Do you wish you had more time to prep for your lessons? Or not known how to fill an unexpected bit of time at the end of class? Maybe you’ve had to sub at the last minute for a sick colleague. Whatever the case, bookmark these five classroom activities you can prep in five minutes or less.
1. Hot seat
- All you need to prep for this activity is a list of vocabulary words the class has been working on.
- Break the class into teams of 3-4 students and ask each team to produce a piece of paper and a pen, and choose a representative. Respresentatives must sit with their back facing the board. The teacher chooses a vocabulary word and silently writes it on the board.
- Now each group must describe the word to their rep. Once a student with their back to the wall has guessed the word, they write it down and raise their hand for the teacher to check. The first group to guess correctly wins!
- Turn this into a fun review game by playing multiple rounds and keeping score.
2. Running dictation
- This activity incorporates all skill areas and takes just two minutes to prep.
- Select a text your students have been exposed to—I usually like to grab a reading text from earlier in their coursebook. Print a few copies of the text and stick them on a wall with Scotch tape. (If space allows, put them a little way outside of the classroom to make the game more physical.)
- Ask students to pair up and decide who will be the reader/speaker (Student A) and the listener/writer (Student B). Each pair must have a piece of paper and a pen.
- Tell the Student A’s that their job will be to read and memorize the text a sentence at a time, then return to Student B to dictate what they have read. Student A’s are free to go and come back from the text as many times as they’d like, but they may not write anything!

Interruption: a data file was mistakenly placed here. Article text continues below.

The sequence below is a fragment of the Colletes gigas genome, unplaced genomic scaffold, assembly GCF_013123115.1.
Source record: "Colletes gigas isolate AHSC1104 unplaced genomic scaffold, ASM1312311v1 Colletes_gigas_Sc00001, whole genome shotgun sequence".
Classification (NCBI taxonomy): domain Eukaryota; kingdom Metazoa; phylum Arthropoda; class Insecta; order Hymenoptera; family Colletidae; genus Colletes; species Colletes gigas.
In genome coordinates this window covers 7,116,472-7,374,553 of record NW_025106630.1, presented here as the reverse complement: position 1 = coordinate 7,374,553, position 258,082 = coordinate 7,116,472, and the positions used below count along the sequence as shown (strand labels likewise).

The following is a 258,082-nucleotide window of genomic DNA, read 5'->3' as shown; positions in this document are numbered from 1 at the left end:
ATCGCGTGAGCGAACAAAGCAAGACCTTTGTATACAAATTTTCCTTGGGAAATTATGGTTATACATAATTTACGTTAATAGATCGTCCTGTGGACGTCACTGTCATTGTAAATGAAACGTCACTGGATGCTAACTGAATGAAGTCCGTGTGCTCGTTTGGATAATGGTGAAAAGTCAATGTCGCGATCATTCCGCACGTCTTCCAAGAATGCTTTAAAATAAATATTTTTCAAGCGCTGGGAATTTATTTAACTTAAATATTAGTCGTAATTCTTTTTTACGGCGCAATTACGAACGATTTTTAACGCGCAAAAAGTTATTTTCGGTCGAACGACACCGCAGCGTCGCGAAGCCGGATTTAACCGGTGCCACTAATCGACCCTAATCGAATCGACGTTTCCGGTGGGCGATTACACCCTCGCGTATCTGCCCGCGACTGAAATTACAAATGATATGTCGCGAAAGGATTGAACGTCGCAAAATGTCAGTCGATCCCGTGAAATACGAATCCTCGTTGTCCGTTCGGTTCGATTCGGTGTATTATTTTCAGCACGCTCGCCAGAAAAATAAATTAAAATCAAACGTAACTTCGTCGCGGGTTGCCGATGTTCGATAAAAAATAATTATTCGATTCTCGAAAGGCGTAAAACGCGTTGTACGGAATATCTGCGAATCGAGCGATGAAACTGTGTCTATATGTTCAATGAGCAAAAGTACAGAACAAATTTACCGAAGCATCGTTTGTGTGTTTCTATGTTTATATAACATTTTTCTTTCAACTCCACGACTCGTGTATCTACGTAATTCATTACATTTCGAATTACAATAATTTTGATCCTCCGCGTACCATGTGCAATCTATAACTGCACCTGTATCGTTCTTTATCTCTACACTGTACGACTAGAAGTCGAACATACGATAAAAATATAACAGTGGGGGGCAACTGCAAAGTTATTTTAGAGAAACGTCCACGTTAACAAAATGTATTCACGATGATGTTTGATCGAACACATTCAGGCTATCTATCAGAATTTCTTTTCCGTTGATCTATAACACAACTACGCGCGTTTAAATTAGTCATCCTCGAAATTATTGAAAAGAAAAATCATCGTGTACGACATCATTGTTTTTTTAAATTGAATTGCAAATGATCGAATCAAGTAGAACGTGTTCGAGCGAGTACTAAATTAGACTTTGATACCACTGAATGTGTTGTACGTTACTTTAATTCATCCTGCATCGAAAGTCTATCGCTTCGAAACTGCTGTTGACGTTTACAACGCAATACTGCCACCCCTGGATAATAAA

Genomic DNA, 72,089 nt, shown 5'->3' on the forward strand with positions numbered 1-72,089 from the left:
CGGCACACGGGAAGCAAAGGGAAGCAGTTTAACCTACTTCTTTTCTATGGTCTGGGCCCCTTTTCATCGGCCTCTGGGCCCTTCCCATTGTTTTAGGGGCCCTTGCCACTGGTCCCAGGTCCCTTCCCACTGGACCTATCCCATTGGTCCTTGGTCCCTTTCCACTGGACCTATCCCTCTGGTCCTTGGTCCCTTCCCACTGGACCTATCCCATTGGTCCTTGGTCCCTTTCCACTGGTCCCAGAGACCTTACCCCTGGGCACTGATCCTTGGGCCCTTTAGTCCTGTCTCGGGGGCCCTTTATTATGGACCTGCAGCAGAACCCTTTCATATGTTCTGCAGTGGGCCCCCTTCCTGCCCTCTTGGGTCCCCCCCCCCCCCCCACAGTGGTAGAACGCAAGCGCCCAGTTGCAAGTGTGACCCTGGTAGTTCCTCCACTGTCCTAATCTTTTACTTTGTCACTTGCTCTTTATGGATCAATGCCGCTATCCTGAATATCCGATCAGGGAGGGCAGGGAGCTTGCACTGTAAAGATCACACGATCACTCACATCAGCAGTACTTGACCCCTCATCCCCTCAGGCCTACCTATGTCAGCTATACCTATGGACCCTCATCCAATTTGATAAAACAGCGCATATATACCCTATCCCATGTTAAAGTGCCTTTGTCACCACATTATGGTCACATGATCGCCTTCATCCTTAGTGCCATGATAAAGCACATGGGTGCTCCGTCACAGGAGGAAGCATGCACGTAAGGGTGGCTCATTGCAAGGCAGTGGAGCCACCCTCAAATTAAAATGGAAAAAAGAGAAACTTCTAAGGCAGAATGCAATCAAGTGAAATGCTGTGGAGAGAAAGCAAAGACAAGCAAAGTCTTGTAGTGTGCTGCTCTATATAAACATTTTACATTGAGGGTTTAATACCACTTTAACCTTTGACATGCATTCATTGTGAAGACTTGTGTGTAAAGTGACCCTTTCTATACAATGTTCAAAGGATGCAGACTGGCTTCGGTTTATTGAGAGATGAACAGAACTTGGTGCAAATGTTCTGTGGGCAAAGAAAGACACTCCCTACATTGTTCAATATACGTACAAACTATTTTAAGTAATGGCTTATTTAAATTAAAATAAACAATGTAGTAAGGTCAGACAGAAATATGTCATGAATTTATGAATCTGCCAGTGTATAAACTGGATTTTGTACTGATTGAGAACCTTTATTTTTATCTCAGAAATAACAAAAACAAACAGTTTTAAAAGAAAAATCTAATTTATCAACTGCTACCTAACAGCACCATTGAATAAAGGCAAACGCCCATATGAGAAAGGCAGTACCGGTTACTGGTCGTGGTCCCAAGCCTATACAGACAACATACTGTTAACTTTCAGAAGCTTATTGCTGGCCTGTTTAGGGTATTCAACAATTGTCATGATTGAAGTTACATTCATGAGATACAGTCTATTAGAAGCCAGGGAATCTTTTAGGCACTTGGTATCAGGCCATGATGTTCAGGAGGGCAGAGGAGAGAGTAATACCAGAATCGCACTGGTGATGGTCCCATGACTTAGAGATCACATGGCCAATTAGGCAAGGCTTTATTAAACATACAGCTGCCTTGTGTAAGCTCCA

- Explain that the Student B’s must write down everything their partner says and should be sure to ask about spelling, capitalization, punctuation, etc.
- The teacher monitors during the activity. As pairs finish, they inform the teacher, who will check for accuracy.
3. Speed conversation
- This is a great activity because it works with every topic! To start, either pick a random topic or choose to work with the week’s assigned theme.
- Now, break students up into small groups and ask them to write 3-5 questions related to the chosen topic. (The questions should be information questions rather than Yes/No questions.)
- Once a group has their questions, they can send one member to write them on the board. It’s important not to repeat a question, so students and teachers should be taking note of what is being written. Once all questions are on the board, review as a whole class to correct any errors and check for understanding.
- Now, have students pair off and sit directly across from one another (I usually use one table and have them sit around it making sure that everyone is sitting across from someone). Give them 3-5 minutes to discuss any questions from the board that they would like. They do not need to discuss all the questions, they may talk about them in any order, and can take as long or short as they’d like on each one.
- Inform the students that when the time is up you will say “switch” and at this point everyone needs to change their seat one to the right.
- You can do several rounds of this especially if you have an odd number of pairs. If you have a very chatty class, feel free to make the discussion time longer.
4. Class error correction
- This activity takes no before class preparation.
- During a conversation activity or writing exercise, monitor the students’ work. When you hear or see something incorrect, make a note of it.
- At the end, write some of the mistakes you have heard on the board (keep students anonymous!) and have pairs come up with the corrections together.
- Later, review as a whole class. I actually like to do this activity in conjunction with speed conversation a lot of times!
- This is a fun way to generate lots of vocabulary and boost creativity.
- Have students break up into groups of 3-4. Each group should take out a piece of paper and a pen.
- Ask each group to write down all of the letters of the alphabet from A to Z vertically, one on each line. Give students the topic for the day/week and give them a time limit (vary this depending on level).
- Students must identify a word starting with each letter of the alphabet related to the topic. Once students are done, you can review as a whole class to verify their answers.
- To make it more challenging, and a bit competitive, keep score and tell students that they won’t receive points for answers another group has. This will lead them to come up with some very creative answers!